Page:Popular Science Monthly Volume 27.djvu/811

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yet formulated by the botanist; again, when the winters are mild and the soil deep, it often shoots up rapidly, only to be snapped asunder by winds of moderate strength. Eucalyptus plantations, moreover, are very costly. If the ground is watery, it has to be drained, otherwise the roots rot; if the ground is heavy, trenches must be dug in it to make room for the long roots of the trees, and often these trenches have to be drained, as is done in the case of olives, in order to prevent the filtration water from stagnating and the roots from rotting. Hydraulic amelioration must have recourse to means less uncertain; and should the conditions of any locality counsel a trial of an absorbent plantation, it should be done with trees of our own hemisphere. The expense is smaller, and the trees are sure not to die.

At best, hydraulic amelioration is never certain, because the slight humidity of the soil necessary to develop malaria may easily be restored to it, even during the warm season. Combination of atmospheric with hydraulic amelioration has therefore been tried: to withdraw, that is to say, the humidity from the soil, while at the same time preventing the direct contact of the air with its malarious strata. Leaving the soil with layers of sound earth spread over it either alluvially or by the hand of man, and also draining the soil itself, was last year, at the instance of Dr. Tommasi-Crudeli, practiced on the grounds of the Janiculan Hill, near the Palazzo Salviati, in the Lungara. The entire area, having been thoroughly well drained and then covered with a dense coating of meadow soil in all those places which could not be paved with street rubble, has since remained without a single case of fever in the numerous personnel of the Military College occupying the Palazzo Salviati, while in the Palazzo Corsini, on the same side of the Lungara, but looking on the grounds of the Janiculan which are still exposed to the air and sun, there have within the same period been not a few cases of fever, some of them fatal.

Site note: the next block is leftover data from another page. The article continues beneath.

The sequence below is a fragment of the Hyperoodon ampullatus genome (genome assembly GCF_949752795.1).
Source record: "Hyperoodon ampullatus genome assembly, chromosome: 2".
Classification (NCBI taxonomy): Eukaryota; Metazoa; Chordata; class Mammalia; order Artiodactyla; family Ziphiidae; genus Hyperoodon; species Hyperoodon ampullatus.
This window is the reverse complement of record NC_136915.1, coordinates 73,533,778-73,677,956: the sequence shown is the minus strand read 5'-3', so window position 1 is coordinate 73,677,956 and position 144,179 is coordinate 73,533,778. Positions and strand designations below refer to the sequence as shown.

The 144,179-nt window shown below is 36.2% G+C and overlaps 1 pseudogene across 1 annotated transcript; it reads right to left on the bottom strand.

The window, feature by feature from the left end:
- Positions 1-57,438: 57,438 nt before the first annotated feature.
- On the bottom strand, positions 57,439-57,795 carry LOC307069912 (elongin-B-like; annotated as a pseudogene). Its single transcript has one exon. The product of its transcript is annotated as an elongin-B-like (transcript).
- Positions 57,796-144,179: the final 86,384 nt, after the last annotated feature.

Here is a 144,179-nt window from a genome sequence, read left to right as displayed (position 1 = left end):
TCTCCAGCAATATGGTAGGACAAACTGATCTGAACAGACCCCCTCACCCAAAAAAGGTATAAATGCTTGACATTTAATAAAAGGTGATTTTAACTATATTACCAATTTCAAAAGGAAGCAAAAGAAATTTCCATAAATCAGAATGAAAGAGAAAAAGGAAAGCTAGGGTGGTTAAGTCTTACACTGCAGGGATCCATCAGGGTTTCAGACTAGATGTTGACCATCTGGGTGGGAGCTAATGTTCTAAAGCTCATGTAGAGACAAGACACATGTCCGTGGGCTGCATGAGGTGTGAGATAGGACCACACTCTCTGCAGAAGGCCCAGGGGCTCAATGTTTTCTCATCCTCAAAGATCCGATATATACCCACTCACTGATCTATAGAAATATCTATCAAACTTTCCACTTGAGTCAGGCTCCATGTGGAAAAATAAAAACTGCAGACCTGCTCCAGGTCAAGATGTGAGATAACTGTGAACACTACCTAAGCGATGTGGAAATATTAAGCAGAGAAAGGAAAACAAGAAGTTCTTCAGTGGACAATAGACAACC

By Professor EDWARD D. COPE.

HAVING pointed out in a previous essay the lines of descent of vertebrata which have been brought to light by paleontological investigation, I propose to produce in the present article some evidence as to the nature of the forces which have been actively at work in effecting those changes of structure which constitute the evolution of one type of animal from another. We can obtain this evidence by comparing the successive steps of each line with one another. We thus learn the nature of the modifications, and can, as the case may be,